For each amino acid residue in a polypeptide backbone, the actual ^ and y angles that are physically possible can be calculated, and these angle pairs are often plotted against each other in a diagram termed a Ramachandran plot. Sterically allowable angles fall within relatively narrow bands in most instances. A greater than average degree of ^/y rotational freedom is observed around glycine residues, due to the latter's small R group - hence steric hindrance is minimized. On the other hand, bond angle freedom around proline residues is quite restricted due to this amino acid's unusual structure (Figure 2.1). The ^ and y angles allowable around each C a in a polypeptide backbone obviously exert a major influence upon the final three-dimensional shape assumed by the polypeptide.

2.2.3 Amino acid sequence determination

The amino acid sequence of a polypeptide may be determined directly via chemical sequencing or by physical fragmentation and analysis, usually by mass spectrometry. Direct chemical sequencing was the only method available until the 1970s. Insulin was the first protein to be sequenced by this approach (in 1953), requiring several years and several hundred grams of protein to complete. The method has been refined and automated over the years, such that, today, polypeptides containing 100 amino acids or more can be automatically sequenced within a few hours, using microgram to milligram levels of protein. The actual chemical sequencing procedure employed is termed the Edman degradation method.

Table 2.3 Representative organisms whose genomes have been or will soon be completely/ almost completely sequenced. Data taken largely from http://wit.integratedgenomics.com/GOLD/ eucaryoticgenomes.html and http://www.tigr.org/tdb/mdb/mdcomplete.html. Updated information is available on these sites

Genome Genome

Organism Classification sizea (Mb) Organism Classification sizea (Mb)

Aeropyrum pernix Archaea 1.67

Archaeoglobus Archaea 2.18

fulgidus

Pyrococcus Archaea 1.80

horikoshii

Pyrococcus furiosus Archaea 2.10

Sulfolobus Archaea 2.99

solfataricus

Thermoplasma Archaea 1.56

acidophilum

Aquifex aeolicus Eubacteria 1.50

Bacillus subtilis Eubacteria 4.20

Bacillus anthracis Eubacteria 4.50

Bordetella pertussis Eubacteria 3.88

Brucella suis Eubacteria 3.30

Chlamydia Eubacteria 1.23

pneumoniae

Clostridium tetani Eubacteria 4.40

Corynebacterium Eubacteria 3.10

diphtheriae

E. coli Eubacteria 5.23

Lactobacillus Eubacteria 1.90

acidophilus

Listeria Eubacteria 2.94

monocytogenes

Mycobacterium Eubacteria 2.80

leprae

Mycobacterium Eubacteria 4.40

tuberculosis

Neisseria Eubacteria 2.18

meningitidis

Pseudomonas Eubacteria 6.3

aeruginosa

Salmonella enterica Eubacteria NL

Staphylococcus Eubacteria 2.80

aureus

Streptococcus Eubacteria 2.04

pneumoniae

Treponema pallidum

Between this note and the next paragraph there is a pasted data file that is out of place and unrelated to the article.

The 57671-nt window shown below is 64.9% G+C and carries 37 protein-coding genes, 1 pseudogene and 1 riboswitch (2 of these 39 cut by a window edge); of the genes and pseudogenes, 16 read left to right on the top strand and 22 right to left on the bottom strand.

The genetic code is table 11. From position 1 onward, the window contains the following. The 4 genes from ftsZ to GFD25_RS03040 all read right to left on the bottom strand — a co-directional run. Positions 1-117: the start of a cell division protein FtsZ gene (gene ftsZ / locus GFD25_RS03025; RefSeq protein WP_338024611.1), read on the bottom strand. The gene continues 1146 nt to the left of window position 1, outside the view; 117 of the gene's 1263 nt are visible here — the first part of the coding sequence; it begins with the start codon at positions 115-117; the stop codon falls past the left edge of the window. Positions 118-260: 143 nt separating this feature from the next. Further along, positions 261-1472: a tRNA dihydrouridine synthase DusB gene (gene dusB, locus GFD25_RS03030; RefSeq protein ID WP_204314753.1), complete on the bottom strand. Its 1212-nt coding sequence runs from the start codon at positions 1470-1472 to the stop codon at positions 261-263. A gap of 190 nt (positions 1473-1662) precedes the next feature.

Eubacteria

1.14

Vibrio chloerae

Eubacteria

4.0

Aspergillus nidulans

Fungi

31.0

Candida albicans

Fungi

15.0

Neurospora crassa

Fungi

47.0

Schizosaccharomyces

Fungi

14.0

pombe

Babesia bovis

Protozoa

NL

Cryptosporidium

Protozoa

10.4

parvum

Leishmania major

Protozoa

33.6

Arabidopsis thaliana

Plant

70.0

(thale cress)

Hordeum vulgare

Plant

5.0

(barley)

Gossypium hirsutum

Plant

NL

(cotton)

Triticum aestivum

Plant

NL

(wheat)

Zea mays (maize)

Plant

NL

Danio rerio (zebra fish)

Fish

NL

Gallus gallus (chicken)

Bird

NL

Bos taurus (cow)

Mammal

NL

Canis familiaris (dog)

Mammal

NL

Rattus norvegicus (rat)

Mammal

NL

Ovis aries (sheep)

Mammal

NL

Sus scrofa (pig)

Mammal

NL

Ape

Primate

NL

Homo sapiens

Primate

NL

aNL: not listed in source publication.

Table 2.4 The major primary sequence (protein and nucleic acid) databases and the web addresses from which they may be accessed

Database

Web address

Protein PIR

Swiss-Prot

MIPS

NRL-3D

Tr EMBL Owl

Nucleic acid EMBL GenBank DDBJ

http://www-nbrf.georgetown.edu/ http://www.ebi.ac.uk/swissprot/ http://www.mips.biochem.mpg.de/ http://www-nbrf.georgetown.edu/pirwww/

dbinfo/nrl3d.html http://www.ebi.ac.uk/index.html http://www.bis.med.jhmi.edu/Dan/ proteins/owl.html

http://www.ebi.ac.uk/embl/index.html/

http://www.ncbi.nlm.nih.gov

http://www.ddbj.nig.ac.jp/

An alternative approach to amino acid sequence determination is to sequence its gene (Chapter 3). The amino acid sequence can be inferred from the nucleotide sequence obtained. This approach has gained favour in recent years. Refinements to DNA sequencing methodologies and equipment have made such sequence analysis both rapid and relatively inexpensive. The ongoing genome projects continue to generate enormous amounts of sequence data. By the early 2000s, substantial/complete sequence data for some 300 organisms were available (Table 2.3). As a result, the putative amino acid sequences of an enormous number of proteins (most of unknown function/structure) had been determined.